Reading these words here, you may think I’m a shrew, but that’s because you can’t hear how I say them—admittedly with a little exasperation, but also with the love that develops in a 17-year relationship if you’re lucky, and if you are committed to one another, and if you always want what’s best for the other person.

“Goddammit, baby” is a lot more us than “If I knew you could hear me, I would say our fingerprints don’t fade from the lives we touch.” Dead or alive, if the boyfriend ever said anything to me that was remotely that idiotic, I’d snort. If I ever said anything like that to him, he’d howl.

An affectionate “Goddammit, baby,” the occasional snort, the eternal search for his car keys . . . that’s real life. It’s real love. It’s the difference between an authentic relationship and deplorably bad dialogue.

I will say this, however. After seeing that TV spot a few times, I’ve gained new respect for Robert Pattinson. Just try saying that line out loud. Go ahead: “If I knew you could hear me, I would say our fingerprints don’t fade from the lives we touch.” Doesn’t exactly roll off the tongue, does it?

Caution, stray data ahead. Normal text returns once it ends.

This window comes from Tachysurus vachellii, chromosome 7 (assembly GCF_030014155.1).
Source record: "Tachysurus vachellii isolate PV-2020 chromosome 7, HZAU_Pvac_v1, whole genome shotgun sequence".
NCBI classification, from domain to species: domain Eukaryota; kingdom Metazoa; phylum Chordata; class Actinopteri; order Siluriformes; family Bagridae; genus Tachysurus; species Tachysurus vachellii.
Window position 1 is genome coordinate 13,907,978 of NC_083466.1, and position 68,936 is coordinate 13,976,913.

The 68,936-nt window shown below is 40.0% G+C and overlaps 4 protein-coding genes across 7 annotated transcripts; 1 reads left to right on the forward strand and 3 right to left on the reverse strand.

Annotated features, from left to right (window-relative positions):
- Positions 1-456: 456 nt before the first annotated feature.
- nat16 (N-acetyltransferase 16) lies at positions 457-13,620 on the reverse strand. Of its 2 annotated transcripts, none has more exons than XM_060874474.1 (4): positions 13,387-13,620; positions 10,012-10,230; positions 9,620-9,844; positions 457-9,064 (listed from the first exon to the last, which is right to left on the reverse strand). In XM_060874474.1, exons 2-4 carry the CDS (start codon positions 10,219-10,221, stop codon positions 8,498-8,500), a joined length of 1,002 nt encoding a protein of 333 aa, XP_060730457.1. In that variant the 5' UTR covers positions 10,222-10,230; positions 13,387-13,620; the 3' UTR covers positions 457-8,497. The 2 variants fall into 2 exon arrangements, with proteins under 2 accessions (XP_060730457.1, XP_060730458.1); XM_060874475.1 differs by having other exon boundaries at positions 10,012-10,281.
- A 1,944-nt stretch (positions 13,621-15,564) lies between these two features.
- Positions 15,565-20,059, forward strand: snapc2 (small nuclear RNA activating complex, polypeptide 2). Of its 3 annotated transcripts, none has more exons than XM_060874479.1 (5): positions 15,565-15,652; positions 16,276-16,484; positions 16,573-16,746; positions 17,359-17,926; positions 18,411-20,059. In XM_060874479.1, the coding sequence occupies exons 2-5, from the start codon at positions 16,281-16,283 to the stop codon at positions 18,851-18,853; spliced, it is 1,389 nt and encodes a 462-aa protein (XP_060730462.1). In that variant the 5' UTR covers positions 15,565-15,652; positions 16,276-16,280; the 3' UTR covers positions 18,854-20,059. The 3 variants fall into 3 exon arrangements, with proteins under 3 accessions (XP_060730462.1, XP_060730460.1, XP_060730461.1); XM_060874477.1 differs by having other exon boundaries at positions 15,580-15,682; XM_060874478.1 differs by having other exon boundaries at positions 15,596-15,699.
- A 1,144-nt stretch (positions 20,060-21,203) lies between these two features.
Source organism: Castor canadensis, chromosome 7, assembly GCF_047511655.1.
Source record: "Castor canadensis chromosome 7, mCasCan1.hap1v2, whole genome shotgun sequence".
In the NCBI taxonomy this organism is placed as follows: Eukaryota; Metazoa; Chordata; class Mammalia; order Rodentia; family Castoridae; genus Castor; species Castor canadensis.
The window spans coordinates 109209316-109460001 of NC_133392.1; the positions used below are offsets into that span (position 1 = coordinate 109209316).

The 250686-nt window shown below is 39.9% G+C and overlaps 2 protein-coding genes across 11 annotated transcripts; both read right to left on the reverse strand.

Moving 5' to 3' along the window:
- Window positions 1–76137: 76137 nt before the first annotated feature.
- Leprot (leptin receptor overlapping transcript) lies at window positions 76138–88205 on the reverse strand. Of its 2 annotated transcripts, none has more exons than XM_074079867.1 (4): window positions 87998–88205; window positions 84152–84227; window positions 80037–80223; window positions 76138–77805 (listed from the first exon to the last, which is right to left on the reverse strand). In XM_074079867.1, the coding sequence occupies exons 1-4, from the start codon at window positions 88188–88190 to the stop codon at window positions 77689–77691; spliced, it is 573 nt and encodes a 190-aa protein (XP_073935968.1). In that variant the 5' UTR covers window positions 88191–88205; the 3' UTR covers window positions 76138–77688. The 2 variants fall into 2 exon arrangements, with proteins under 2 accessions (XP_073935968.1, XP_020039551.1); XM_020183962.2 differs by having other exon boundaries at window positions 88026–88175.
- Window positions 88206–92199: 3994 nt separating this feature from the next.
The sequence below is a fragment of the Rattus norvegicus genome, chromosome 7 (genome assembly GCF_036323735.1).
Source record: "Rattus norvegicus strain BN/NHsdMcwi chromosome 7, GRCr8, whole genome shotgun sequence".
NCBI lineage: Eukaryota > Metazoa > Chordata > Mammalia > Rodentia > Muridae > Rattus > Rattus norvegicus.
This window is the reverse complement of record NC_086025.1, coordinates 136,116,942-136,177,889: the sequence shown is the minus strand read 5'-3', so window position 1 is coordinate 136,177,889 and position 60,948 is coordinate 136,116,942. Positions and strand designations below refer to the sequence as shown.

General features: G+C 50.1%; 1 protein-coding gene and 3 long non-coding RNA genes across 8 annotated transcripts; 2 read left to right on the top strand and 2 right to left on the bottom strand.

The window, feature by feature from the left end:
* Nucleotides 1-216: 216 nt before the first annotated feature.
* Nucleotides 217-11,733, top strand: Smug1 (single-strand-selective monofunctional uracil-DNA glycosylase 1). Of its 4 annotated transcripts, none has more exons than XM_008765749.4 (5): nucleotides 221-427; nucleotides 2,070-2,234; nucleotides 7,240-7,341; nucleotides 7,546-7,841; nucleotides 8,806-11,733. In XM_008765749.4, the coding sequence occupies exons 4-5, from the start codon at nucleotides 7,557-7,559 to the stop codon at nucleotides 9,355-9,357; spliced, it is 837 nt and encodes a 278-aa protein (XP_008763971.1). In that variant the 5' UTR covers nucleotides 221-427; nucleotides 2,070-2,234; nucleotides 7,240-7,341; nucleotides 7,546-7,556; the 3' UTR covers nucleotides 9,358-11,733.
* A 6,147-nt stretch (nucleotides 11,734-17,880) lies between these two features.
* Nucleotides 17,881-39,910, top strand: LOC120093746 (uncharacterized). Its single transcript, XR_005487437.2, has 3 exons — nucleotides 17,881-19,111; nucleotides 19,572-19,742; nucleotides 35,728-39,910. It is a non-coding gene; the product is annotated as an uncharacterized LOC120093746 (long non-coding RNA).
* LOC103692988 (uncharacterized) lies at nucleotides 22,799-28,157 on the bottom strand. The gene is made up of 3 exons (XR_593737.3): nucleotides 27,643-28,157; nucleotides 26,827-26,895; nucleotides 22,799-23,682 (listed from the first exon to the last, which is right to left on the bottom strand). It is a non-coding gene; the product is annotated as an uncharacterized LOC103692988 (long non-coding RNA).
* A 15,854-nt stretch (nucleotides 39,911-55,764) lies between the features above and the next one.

Now try a line that’s a little more authentic—which is pretty much any line you can think of. Just start it with “Goddammit, baby,” and feel the love.

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Seriously. What is Chris Cooper doing in this movie?
Based on this review, I just have one thing to say about the sound of this movie....

Studman, really, I'm only reviewing a line of dialogue because I haven't seen the movie, but why should I let that prevent me from making a snap judgment? I mean, a line of dialogue that bad has to permeate the whole experience, don't you think?
Goddamit this is so good!
If that's a line the advertisers chose to reflect the tone of the entire movie, then yes, it seems reasonable to make a judgment based on that line. Now, it is entirely possible that the movie is being improperly advertised, but the writer certainly gave the advertisers the opportunity to misinterpret the message in that case
Delicious writing ~ won't see the movie, didn't plan to, but didn't need to to enjoy this post.
I'm going to try "Goddammit baby" on my boyfriend this week. I like it!
Brown Eyed Girl, thank you.

Gabby Abby, yeah, it's not one I plan to see, either, but that one line of dialogue is so appallingly tin-eared and overwrought that I had to put in my two cents.

Sweetfeet, make sure to deliver the line with affection!
Susan, this short tale was very smart. I mean that. You decimated what should be, and you showed us your love and all so concisely. r
wendyo, thank you for reading and for your comment.
wow, this is good.

I don't want the last romantic thing he's (never) said to me...